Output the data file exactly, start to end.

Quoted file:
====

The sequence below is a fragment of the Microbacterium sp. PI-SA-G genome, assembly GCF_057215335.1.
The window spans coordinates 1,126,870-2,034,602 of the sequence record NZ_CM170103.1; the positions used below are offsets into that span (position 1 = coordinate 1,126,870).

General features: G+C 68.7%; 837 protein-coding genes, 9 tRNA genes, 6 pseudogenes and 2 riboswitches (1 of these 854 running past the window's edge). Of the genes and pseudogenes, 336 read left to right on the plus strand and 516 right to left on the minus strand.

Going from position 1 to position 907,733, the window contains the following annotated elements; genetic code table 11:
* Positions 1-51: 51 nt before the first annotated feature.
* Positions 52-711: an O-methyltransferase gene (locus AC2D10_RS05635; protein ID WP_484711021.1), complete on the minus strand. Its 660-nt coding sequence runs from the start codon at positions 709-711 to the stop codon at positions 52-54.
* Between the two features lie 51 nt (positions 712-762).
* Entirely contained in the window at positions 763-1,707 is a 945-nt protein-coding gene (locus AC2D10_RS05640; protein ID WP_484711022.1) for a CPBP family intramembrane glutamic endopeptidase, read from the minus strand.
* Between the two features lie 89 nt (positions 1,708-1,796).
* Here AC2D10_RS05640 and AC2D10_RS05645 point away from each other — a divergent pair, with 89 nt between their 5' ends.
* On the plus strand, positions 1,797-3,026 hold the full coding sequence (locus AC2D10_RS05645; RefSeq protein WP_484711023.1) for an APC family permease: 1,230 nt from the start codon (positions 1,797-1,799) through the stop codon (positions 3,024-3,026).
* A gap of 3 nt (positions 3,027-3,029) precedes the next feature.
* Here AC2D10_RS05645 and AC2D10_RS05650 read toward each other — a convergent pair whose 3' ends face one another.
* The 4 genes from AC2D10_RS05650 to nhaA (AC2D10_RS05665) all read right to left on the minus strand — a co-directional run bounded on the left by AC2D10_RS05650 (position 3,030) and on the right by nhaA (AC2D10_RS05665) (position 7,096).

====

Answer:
The sequence below is a fragment of the Microbacterium sp. PI-SA-G genome, assembly GCF_057215335.1.
The window spans coordinates 1,126,870-2,034,602 of the sequence record NZ_CM170103.1; the positions used below are offsets into that span (position 1 = coordinate 1,126,870).

General features: G+C 68.7%; 837 protein-coding genes, 9 tRNA genes, 6 pseudogenes and 2 riboswitches (1 of these 854 running past the window's edge). Of the genes and pseudogenes, 336 read left to right on the plus strand and 516 right to left on the minus strand.

Going from position 1 to position 907,733, the window contains the following annotated elements; genetic code table 11:
* Positions 1-51: 51 nt before the first annotated feature.
* Positions 52-711: an O-methyltransferase gene (locus AC2D10_RS05635; protein ID WP_484711021.1), complete on the minus strand. Its 660-nt coding sequence runs from the start codon at positions 709-711 to the stop codon at positions 52-54.
* Between the two features lie 51 nt (positions 712-762).
* Entirely contained in the window at positions 763-1,707 is a 945-nt protein-coding gene (locus AC2D10_RS05640; protein ID WP_484711022.1) for a CPBP family intramembrane glutamic endopeptidase, read from the minus strand.
* Between the two features lie 89 nt (positions 1,708-1,796).
* Here AC2D10_RS05640 and AC2D10_RS05645 point away from each other — a divergent pair, with 89 nt between their 5' ends.
* On the plus strand, positions 1,797-3,026 hold the full coding sequence (locus AC2D10_RS05645; RefSeq protein WP_484711023.1) for an APC family permease: 1,230 nt from the start codon (positions 1,797-1,799) through the stop codon (positions 3,024-3,026).
* A gap of 3 nt (positions 3,027-3,029) precedes the next feature.
* Here AC2D10_RS05645 and AC2D10_RS05650 read toward each other — a convergent pair whose 3' ends face one another.
* The 4 genes from AC2D10_RS05650 to nhaA (AC2D10_RS05665) all read right to left on the minus strand — a co-directional run bounded on the left by AC2D10_RS05650 (position 3,030) and on the right by nhaA (AC2D10_RS05665) (position 7,096).